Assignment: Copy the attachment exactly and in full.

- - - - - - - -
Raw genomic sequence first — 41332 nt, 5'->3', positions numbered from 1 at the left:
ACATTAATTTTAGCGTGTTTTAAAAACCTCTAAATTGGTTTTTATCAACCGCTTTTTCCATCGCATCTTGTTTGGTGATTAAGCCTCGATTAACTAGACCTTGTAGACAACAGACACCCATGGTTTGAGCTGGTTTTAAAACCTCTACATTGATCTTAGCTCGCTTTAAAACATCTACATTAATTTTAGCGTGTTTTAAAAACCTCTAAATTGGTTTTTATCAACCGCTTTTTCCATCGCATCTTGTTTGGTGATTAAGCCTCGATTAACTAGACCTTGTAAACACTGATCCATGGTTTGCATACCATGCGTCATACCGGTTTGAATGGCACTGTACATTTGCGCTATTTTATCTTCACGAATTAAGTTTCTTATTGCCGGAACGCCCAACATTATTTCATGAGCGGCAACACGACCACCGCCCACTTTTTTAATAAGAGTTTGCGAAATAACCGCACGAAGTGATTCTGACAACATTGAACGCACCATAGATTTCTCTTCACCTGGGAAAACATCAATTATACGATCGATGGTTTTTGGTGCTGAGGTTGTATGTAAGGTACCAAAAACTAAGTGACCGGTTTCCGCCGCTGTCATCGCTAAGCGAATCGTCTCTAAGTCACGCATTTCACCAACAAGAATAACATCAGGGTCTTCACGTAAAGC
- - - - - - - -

Raw genomic sequence first — 41332 nt, 5'->3', positions numbered from 1 at the left:
ACATTAATTTTAGCGTGTTTTAAAAACCTCTAAATTGGTTTTTATCAACCGCTTTTTCCATCGCATCTTGTTTGGTGATTAAGCCTCGATTAACTAGACCTTGTAGACAACAGACACCCATGGTTTGAGCTGGTTTTAAAACCTCTACATTGATCTTAGCTCGCTTTAAAACATCTACATTAATTTTAGCGTGTTTTAAAAACCTCTAAATTGGTTTTTATCAACCGCTTTTTCCATCGCATCTTGTTTGGTGATTAAGCCTCGATTAACTAGACCTTGTAAACACTGATCCATGGTTTGCATACCATGCGTCATACCGGTTTGAATGGCACTGTACATTTGCGCTATTTTATCTTCACGAATTAAGTTTCTTATTGCCGGAACGCCCAACATTATTTCATGAGCGGCAACACGACCACCGCCCACTTTTTTAATAAGAGTTTGCGAAATAACCGCACGAAGTGATTCTGACAACATTGAACGCACCATAGATTTCTCTTCACCTGGGAAAACATCAATTATACGATCGATGGTTTTTGGTGCTGAGGTTGTATGTAAGGTACCAAAAACTAAGTGACCGGTTTCCGCCGCTGTCATCGCTAAGCGAATCGTCTCTAAGTCACGCATTTCACCAACAAGAATAACATCAGGGTCTTCACGTAAAGC